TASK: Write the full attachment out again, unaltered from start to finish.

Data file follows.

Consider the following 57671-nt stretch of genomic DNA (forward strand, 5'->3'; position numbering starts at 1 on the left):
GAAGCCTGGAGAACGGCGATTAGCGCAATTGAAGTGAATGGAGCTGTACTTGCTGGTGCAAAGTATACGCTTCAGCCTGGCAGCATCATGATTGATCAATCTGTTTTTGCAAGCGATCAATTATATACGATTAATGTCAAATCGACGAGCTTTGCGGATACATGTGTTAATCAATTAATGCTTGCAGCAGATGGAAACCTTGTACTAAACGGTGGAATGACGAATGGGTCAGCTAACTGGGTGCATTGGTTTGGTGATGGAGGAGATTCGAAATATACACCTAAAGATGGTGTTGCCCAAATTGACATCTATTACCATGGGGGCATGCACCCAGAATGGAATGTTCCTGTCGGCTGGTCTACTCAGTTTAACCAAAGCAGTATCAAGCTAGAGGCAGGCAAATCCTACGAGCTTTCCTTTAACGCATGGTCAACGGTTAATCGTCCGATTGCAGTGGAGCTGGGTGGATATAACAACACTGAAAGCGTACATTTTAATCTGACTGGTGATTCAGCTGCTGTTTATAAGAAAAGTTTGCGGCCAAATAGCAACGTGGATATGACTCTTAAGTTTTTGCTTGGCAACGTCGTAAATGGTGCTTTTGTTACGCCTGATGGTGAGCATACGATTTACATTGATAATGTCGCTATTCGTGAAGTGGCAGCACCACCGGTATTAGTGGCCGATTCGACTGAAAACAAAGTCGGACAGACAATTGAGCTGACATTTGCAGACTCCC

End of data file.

Consider the following 57671-nt stretch of genomic DNA (forward strand, 5'->3'; position numbering starts at 1 on the left):
GAAGCCTGGAGAACGGCGATTAGCGCAATTGAAGTGAATGGAGCTGTACTTGCTGGTGCAAAGTATACGCTTCAGCCTGGCAGCATCATGATTGATCAATCTGTTTTTGCAAGCGATCAATTATATACGATTAATGTCAAATCGACGAGCTTTGCGGATACATGTGTTAATCAATTAATGCTTGCAGCAGATGGAAACCTTGTACTAAACGGTGGAATGACGAATGGGTCAGCTAACTGGGTGCATTGGTTTGGTGATGGAGGAGATTCGAAATATACACCTAAAGATGGTGTTGCCCAAATTGACATCTATTACCATGGGGGCATGCACCCAGAATGGAATGTTCCTGTCGGCTGGTCTACTCAGTTTAACCAAAGCAGTATCAAGCTAGAGGCAGGCAAATCCTACGAGCTTTCCTTTAACGCATGGTCAACGGTTAATCGTCCGATTGCAGTGGAGCTGGGTGGATATAACAACACTGAAAGCGTACATTTTAATCTGACTGGTGATTCAGCTGCTGTTTATAAGAAAAGTTTGCGGCCAAATAGCAACGTGGATATGACTCTTAAGTTTTTGCTTGGCAACGTCGTAAATGGTGCTTTTGTTACGCCTGATGGTGAGCATACGATTTACATTGATAATGTCGCTATTCGTGAAGTGGCAGCACCACCGGTATTAGTGGCCGATTCGACTGAAAACAAAGTCGGACAGACAATTGAGCTGACATTTGCAGACTCCC